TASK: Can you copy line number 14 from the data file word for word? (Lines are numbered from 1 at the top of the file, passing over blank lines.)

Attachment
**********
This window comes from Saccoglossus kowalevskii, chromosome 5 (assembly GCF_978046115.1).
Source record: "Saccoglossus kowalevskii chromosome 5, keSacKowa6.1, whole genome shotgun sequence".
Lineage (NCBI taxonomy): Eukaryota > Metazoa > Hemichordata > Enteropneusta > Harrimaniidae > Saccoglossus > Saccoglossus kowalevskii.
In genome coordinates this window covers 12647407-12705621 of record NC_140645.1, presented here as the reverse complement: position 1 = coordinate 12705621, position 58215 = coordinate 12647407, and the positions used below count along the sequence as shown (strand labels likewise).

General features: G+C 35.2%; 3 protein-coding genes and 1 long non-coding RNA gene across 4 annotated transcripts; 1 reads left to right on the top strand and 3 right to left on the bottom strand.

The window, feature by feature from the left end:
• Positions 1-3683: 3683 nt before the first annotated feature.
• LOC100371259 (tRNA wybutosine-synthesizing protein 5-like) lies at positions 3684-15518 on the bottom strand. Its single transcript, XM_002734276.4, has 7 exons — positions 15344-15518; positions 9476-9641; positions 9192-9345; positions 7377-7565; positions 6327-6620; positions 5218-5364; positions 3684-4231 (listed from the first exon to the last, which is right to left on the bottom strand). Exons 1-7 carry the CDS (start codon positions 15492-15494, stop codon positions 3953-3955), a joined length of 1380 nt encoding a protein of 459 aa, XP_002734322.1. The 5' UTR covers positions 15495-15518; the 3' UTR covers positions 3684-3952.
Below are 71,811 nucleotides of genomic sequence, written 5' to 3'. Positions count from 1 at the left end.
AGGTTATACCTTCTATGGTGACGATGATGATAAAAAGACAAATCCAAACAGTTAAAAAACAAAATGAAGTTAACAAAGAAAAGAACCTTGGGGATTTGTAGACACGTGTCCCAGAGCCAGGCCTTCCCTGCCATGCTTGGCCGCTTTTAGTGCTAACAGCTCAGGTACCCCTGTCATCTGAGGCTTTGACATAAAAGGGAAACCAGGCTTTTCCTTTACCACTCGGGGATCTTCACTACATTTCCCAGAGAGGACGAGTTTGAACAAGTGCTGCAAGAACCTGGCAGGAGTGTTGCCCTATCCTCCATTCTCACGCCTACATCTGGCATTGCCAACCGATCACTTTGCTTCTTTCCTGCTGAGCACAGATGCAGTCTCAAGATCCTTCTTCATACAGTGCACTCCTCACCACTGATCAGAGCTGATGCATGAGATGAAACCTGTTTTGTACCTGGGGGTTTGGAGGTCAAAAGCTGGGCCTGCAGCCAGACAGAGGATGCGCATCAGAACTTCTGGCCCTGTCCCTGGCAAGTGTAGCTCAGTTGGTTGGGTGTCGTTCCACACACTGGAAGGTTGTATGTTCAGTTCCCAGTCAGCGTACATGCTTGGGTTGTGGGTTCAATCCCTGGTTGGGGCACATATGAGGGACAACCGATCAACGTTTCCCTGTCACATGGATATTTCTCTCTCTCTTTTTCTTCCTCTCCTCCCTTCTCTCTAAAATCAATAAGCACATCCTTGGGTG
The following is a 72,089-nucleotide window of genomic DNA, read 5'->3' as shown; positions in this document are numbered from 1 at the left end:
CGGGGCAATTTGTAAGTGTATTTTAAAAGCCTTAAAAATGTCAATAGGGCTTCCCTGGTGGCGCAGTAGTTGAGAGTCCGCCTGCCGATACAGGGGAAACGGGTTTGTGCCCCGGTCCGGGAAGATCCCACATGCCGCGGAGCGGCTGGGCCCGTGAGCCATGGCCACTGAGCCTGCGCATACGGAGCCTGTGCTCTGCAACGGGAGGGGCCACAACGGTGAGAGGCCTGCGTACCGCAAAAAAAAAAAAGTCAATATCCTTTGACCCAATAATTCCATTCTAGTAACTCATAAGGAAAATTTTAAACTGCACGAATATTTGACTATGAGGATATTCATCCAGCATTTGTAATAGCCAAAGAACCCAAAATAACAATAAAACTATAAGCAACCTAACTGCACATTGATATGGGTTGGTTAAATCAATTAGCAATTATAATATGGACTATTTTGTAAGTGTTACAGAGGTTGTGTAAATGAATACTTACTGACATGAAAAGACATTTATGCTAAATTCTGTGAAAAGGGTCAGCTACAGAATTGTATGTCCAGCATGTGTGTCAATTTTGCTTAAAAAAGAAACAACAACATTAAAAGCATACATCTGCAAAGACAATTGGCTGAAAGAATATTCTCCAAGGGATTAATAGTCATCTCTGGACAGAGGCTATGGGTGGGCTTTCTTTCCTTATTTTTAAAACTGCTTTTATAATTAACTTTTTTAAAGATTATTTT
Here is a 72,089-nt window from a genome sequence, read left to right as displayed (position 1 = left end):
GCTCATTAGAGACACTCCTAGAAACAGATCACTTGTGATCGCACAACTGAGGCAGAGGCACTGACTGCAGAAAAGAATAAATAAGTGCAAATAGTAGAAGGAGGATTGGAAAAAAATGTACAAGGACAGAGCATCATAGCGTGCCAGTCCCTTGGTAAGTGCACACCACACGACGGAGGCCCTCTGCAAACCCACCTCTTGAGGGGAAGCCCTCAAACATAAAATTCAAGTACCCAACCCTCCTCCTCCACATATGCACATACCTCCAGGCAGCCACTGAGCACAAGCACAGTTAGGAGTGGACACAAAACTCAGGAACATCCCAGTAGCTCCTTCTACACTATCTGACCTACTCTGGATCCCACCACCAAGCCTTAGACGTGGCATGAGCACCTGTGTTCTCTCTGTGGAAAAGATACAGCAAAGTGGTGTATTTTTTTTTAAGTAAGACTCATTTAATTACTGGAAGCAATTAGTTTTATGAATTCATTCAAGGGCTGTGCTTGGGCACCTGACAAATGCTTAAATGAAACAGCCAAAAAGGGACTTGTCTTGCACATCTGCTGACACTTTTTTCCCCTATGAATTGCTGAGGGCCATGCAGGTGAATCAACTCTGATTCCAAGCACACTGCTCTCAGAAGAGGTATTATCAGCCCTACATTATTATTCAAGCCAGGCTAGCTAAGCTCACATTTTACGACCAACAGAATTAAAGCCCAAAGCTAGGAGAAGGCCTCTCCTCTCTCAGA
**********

GCTCATTAGAGACACTCCTAGAAACAGATCACTTGTGATCGCACAACTGAGGCAGAGGCACTGACTGCAGAAAAGAATAAATAAGTGCAAATAGTAGAAGGAGGATTGGAAAAAAATGTACAAGGACAGAGCATCATAGCGTGCCAGTCCCTTGGTAAGTGCACACCACACGACGGAGGCCCTCTGCAAACCCACCTCTTGAGGGGAAGCCCTCAAACATAAAATTCAAGTACCCAACCCTCCTCCTCCACATATGCACATACCTCCAGGCAGCCACTGAGCACAAGCACAGTTAGGAGTGGACACAAAACTCAGGAACATCCCAGTAGCTCCTTCTACACTATCTGACCTACTCTGGATCCCACCACCAAGCCTTAGACGTGGCATGAGCACCTGTGTTCTCTCTGTGGAAAAGATACAGCAAAGTGGTGTATTTTTTTTTAAGTAAGACTCATTTAATTACTGGAAGCAATTAGTTTTATGAATTCATTCAAGGGCTGTGCTTGGGCACCTGACAAATGCTTAAATGAAACAGCCAAAAAGGGACTTGTCTTGCACATCTGCTGACACTTTTTTCCCCTATGAATTGCTGAGGGCCATGCAGGTGAATCAACTCTGATTCCAAGCACACTGCTCTCAGAAGAGGTATTATCAGCCCTACATTATTATTCAAGCCAGGCTAGCTAAGCTCACATTTTACGACCAACAGAATTAAAGCCCAAAGCTAGGAGAAGGCCTCTCCTCTCTCAGA